Monday, January 17, 2011

The Mountaintop

I'm a person who thinks in the long-term. I'm not much for process or details, but I think about the bigger picture, the end-game. I like ideas and notions more than I like thinking about how to put those thoughts effectively into action. At one point in my life, I dismissed policy and practice as secondary to the concept they are trying to create, but now I'm beginning to realize how important those details are. If you can't make an idea work in the reality of a situation, it doesn't do anyone any good.

But I still tend to think of things in the bigger picture. Especially when considering nonprofit and social change work, I always ask myself, where is this going? What are the eventual goals of this work? Will there really be a time where there is nothing more to solve and don't have to worry about all of the problems we face now?

I'd like to say yes, but I'm not sure if that's based in reality. Last week, I wrote a post about the role of philanthropy in the long-term, and Sean from Tactical Philanthropy commented:
[W]hile I appreciate your goal of "putting yourself out of business", the underlying assumption is that if we work hard enough we can create a utopia where attempts to increase social welfare will not be needed.

That ain't gonna happen.
Sometimes, I agree with him. The intellectual side of me knows that there is no way we as a species can reach a point were we have no problems and there is no suffering. The law of unintended consequences shows that no matter how hard we try to solve all the world's problems, any intervention can spawn new problems where we least expect them.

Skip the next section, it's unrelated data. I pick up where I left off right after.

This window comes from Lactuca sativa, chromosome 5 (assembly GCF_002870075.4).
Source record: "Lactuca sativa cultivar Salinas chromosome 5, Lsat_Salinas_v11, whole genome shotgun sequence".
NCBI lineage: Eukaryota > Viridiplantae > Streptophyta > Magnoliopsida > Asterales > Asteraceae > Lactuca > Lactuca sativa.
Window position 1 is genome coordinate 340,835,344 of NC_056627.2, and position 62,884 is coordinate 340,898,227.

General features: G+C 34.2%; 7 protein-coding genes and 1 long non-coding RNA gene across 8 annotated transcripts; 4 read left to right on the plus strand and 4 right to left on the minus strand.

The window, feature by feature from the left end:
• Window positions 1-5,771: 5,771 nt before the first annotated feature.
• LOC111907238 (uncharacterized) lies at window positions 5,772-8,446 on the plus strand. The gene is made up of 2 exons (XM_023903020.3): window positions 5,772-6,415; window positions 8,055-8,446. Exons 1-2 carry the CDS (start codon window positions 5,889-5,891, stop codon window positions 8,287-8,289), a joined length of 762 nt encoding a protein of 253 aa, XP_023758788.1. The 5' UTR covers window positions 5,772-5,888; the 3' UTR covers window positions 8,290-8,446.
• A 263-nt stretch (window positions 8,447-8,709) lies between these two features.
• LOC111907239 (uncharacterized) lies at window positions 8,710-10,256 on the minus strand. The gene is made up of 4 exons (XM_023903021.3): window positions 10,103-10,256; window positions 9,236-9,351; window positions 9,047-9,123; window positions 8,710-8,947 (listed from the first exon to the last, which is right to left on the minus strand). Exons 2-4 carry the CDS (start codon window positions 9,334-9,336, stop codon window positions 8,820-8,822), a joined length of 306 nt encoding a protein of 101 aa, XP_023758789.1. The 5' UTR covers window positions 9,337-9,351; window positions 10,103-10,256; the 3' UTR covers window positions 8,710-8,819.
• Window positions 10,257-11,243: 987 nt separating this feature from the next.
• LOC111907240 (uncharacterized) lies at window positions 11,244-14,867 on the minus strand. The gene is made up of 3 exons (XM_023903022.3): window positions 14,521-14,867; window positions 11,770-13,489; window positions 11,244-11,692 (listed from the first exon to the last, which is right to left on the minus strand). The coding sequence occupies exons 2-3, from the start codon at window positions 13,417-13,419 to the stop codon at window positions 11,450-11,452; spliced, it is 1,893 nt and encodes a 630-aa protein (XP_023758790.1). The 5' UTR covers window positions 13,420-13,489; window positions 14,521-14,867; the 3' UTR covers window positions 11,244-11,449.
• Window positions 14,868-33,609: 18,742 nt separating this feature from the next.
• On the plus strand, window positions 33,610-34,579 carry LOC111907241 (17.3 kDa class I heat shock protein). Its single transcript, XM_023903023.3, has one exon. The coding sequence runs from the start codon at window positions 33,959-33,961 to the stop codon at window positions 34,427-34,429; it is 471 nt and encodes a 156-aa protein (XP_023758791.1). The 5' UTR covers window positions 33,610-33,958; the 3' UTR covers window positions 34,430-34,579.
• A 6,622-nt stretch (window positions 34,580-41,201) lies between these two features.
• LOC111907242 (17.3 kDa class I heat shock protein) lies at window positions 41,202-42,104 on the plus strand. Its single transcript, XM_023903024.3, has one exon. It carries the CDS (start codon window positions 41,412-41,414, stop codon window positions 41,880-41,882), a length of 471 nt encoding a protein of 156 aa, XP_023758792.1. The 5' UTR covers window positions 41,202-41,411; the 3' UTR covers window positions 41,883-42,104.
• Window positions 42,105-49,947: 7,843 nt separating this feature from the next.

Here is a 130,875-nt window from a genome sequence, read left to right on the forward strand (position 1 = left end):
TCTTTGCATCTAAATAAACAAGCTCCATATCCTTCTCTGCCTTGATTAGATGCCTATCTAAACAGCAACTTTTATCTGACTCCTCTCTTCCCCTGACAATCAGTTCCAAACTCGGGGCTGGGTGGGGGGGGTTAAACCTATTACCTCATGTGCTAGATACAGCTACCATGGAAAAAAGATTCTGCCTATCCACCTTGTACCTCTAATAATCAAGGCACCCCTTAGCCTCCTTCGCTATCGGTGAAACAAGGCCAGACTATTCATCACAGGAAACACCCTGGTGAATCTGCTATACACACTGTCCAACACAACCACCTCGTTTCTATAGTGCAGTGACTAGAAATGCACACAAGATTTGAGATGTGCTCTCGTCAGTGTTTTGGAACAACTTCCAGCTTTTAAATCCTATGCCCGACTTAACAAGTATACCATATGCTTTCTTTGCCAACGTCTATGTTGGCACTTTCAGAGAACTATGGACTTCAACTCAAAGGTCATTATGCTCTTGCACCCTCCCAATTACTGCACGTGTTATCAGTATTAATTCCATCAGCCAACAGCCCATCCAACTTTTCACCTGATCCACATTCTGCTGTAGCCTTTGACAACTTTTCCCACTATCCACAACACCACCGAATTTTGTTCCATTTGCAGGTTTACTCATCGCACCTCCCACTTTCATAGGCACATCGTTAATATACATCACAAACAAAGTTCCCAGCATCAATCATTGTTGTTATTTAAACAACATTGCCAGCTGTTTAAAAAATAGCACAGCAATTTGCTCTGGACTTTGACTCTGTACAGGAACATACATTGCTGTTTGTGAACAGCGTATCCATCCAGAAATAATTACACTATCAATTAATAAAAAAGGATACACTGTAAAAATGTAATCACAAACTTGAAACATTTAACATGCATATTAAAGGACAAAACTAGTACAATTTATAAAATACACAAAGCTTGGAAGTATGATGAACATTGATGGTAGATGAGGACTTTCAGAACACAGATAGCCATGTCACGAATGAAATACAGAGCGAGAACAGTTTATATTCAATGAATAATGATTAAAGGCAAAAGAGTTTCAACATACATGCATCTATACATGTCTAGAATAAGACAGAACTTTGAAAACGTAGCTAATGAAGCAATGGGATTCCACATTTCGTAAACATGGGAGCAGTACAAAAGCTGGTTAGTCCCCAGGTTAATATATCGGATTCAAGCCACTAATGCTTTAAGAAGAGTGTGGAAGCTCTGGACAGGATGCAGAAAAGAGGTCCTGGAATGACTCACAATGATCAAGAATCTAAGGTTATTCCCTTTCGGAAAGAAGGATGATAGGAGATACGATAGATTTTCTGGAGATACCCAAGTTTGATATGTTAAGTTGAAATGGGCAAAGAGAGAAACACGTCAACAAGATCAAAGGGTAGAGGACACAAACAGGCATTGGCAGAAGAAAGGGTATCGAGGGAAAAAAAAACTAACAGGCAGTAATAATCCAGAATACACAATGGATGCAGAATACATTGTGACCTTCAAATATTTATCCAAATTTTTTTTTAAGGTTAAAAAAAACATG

This intellectual and rational side of me is constantly at odds with the side of me that completely and wholeheartedly agrees with the vision set out by people like Dr. Martin Luther King. He saw a world that was free of struggle and full of love and peace. In his final public speech, "I Have Been to the Mountaintop," he said that he didn't worry anymore, because he knew that one day, somehow, we'd get to that promised land. I'm not one to disagree with a visionary like Dr. King, so I don't know how to reconcile these two opposing thoughts in my mind.

I think the best that we, as those working to put Dr. King's vision into practice, can do is to create a world that can adapt and solve problems as quickly as they arise. As I said in my last post, that is not what the nonprofit sector does right now. There needs to be many changes to how resources are allocated before we can get to that point.

This tension between the desire to build a perfect future and the reality that we can never foresee all the problems we will face is a constant struggle for me. But I cannot keep worrying about the future and what it will look like. I need to trust the words of Dr. King that he saw the future promised to us, and whatever it looks like, we will get there. I can only do my small part to build on the legacy left by him. He was not worried on that night before he was assassinated, and so I too don't worry.

To celebrate the day honoring his memory, a clip from his "I Have Been to the Mountaintop" speech:






                                                                                                   
Disclaimer: The postings on this site are my own and do not represent the positions, strategies or opinions of Venture Philanthropy Partners

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